The proposed Certification Guideline ver.2.0 includes some significant developments on ver.1.0. Unlike the existing Certification Guideline, proposed ver.2.0 will cover credit card numbers and bank account numbers. Therefore, after the new Certification Guideline comes into effect, information banking businesses will be permitted to handle those additional categories of information.

Financial groups that own credit card companies through subsidiaries will have a strong incentive to become certified as information banking business operators in order to obtain the public mark of reliability. However, certain security measures will need to be taken to handle the newly included types of information; for example, for an information banking business operator to possess credit card numbers, it must comply with the self-regulatory security standards (PCI DSS) established by the credit card industry.

Banking Act reform

It is also worthwhile noting that a bill to reform the Banking Act was passed on May 31 2019 under the initiative of the Financial Services Agency. The Banking Act amendments provide for 'services to provide customer information, with customer consent, and services to provide any other information held by a bank, to third parties, both of which contribute to the advancement of banking services or the enhanced convenience of bank customers' to be treated as services incidental to a bank's main business (the 'information provision service'). The amended Banking Act is scheduled to take effect in 2020.

While the concept of information banking is expected to be quite broadly defined under the Certification Guideline and therefore quite diverse, banks, which are regulated under the Banking Act, are permitted to engage in information banking businesses only within the framework of an 'information provision service' under the Banking Act.

In other words, such services must contribute to the advancement of banking services or the enhanced convenience of bank customers. The scope of information provision services is more limited than those services permitted for the subsidiaries of banks under the 2016 Banking Act Reform. These latter are prescribed as: 'services that contribute or are expected to contribute to the advancement of banking services or the enhanced convenience of bank customers.' The language 'are expected to' expands the range of options available to bank subsidiaries. Therefore, the scope of information provision services should be carefully scrutinised and needs to be interpreted strictly.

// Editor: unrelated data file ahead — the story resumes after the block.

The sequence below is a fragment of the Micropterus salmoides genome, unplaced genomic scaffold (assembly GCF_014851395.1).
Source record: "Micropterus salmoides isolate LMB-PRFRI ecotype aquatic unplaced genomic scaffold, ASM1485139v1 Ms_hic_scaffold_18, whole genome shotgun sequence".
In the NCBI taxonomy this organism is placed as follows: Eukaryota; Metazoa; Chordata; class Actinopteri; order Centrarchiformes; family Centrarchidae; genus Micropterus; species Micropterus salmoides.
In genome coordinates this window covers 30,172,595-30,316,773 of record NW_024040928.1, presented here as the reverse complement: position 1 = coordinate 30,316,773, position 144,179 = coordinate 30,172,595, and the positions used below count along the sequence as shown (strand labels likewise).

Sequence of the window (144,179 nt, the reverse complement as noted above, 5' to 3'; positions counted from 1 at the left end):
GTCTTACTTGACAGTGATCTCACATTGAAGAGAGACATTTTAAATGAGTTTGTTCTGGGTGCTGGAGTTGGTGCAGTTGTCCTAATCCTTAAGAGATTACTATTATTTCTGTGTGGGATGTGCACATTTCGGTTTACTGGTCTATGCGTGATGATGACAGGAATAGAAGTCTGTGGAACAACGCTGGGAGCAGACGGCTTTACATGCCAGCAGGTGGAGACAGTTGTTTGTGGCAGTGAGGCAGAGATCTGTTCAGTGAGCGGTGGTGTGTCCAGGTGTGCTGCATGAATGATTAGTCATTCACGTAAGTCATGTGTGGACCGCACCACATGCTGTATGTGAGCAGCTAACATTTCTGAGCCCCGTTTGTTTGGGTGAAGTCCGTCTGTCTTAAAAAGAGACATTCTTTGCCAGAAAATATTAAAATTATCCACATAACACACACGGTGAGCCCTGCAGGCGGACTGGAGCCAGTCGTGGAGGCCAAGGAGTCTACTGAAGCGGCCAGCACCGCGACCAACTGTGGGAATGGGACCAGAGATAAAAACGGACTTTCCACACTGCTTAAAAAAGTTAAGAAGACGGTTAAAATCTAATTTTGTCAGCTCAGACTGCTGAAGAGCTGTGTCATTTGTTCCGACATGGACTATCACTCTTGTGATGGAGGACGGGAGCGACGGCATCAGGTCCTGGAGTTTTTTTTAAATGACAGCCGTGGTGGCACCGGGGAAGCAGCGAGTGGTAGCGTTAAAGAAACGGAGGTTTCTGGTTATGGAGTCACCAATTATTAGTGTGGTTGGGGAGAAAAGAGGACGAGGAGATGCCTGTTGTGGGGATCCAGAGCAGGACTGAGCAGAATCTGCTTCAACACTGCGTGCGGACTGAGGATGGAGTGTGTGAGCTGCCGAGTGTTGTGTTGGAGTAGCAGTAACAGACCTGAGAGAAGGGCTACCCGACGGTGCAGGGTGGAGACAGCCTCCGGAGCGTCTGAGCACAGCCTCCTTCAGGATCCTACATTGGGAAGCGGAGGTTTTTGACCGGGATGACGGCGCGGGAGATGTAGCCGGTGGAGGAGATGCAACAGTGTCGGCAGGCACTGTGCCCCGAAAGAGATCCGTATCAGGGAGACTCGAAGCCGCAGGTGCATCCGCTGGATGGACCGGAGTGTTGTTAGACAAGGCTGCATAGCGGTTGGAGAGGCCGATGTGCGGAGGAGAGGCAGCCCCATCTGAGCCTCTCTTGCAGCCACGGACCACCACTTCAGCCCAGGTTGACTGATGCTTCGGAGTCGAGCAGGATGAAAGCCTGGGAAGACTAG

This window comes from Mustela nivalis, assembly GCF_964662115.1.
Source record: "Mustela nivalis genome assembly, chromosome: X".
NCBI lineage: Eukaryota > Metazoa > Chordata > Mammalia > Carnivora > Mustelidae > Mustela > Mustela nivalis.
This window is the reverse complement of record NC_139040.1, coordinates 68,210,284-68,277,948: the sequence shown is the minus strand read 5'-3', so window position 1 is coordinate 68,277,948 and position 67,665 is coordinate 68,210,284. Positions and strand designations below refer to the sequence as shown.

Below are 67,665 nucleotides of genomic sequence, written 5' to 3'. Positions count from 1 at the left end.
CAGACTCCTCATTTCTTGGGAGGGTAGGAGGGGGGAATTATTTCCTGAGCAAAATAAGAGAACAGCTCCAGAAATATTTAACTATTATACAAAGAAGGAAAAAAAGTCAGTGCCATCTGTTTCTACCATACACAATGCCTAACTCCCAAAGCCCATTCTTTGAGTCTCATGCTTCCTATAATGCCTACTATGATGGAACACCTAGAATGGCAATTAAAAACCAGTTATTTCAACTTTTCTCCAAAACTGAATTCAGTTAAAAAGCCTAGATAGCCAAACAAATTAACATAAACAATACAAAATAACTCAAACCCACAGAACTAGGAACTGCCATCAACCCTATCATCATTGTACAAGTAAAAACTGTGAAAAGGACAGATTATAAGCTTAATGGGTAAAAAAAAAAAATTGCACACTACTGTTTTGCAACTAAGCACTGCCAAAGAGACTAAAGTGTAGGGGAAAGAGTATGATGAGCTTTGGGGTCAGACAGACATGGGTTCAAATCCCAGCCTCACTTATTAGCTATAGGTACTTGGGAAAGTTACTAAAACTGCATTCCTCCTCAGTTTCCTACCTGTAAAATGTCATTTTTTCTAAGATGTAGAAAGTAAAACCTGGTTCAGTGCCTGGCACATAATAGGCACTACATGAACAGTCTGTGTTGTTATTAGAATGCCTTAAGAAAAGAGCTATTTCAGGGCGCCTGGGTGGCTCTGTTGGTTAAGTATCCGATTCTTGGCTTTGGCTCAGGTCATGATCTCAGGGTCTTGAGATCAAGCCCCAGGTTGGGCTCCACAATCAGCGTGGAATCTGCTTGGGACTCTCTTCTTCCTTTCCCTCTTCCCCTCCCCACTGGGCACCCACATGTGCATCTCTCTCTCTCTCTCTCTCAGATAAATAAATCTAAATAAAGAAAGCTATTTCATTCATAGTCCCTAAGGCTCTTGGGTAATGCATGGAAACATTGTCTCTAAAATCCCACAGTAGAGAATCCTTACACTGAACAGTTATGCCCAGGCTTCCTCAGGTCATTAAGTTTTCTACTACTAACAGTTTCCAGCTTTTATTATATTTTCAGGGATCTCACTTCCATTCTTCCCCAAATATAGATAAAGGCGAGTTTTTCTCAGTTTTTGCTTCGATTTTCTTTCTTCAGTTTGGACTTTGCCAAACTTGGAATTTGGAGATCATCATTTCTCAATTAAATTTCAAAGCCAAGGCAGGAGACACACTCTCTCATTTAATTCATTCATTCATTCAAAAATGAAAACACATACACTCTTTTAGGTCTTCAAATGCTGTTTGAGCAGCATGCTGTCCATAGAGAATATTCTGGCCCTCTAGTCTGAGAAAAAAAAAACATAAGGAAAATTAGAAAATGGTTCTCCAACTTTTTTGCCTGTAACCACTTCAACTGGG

Having said that, however, it is noteworthy that a bank itself is allowed to offer information provision services, as a bank possesses an enormous volume of information.

In 2018, five operators from several industries, including travel, electric utilities and finance, were selected for pilot studies which are expected to further contribute to the progress of information banking businesses. With the implementation of Certification Guideline ver.2.0, it is also anticipated that the public recognition and mark of reliability for an information banking business along with added convenience for customers will be enhanced. As such, the launch of diverse information banking businesses will, in turn, lead to the provision of services that further enhance the customer convenience.

About the author



Kenichi Tanizaki

Partner, Atsumi & Sakai

Tokyo, Japan

E: kenichi.tanizaki@aplaw.jp

W: www.aplaw.jp/en

Kenichi Tanizaki, a partner of Atsumi & Sakai, has experience advising major banks, financial institutions and fintech companies on a wide range of banking and finance matters. His practice focuses primarily on newly developed technology transactions, regulation and compliance issues in the financial services industry. His regulatory advisory practice includes banking, securities, insurance law and regulations, customer protection, data and cyber security, KYC, AML/CFT issues, and contract drafting and negotiations.

Kenichi's primary focus has been banking and financial service regulations, advising financial institutions, including major multi-national and domestic banks, insurance companies and securities houses. He regularly speaks at fintech related seminars held publicly and privately regarding recent fintech developments including bank API and EDI systems, information banking businesses and cashless settlement.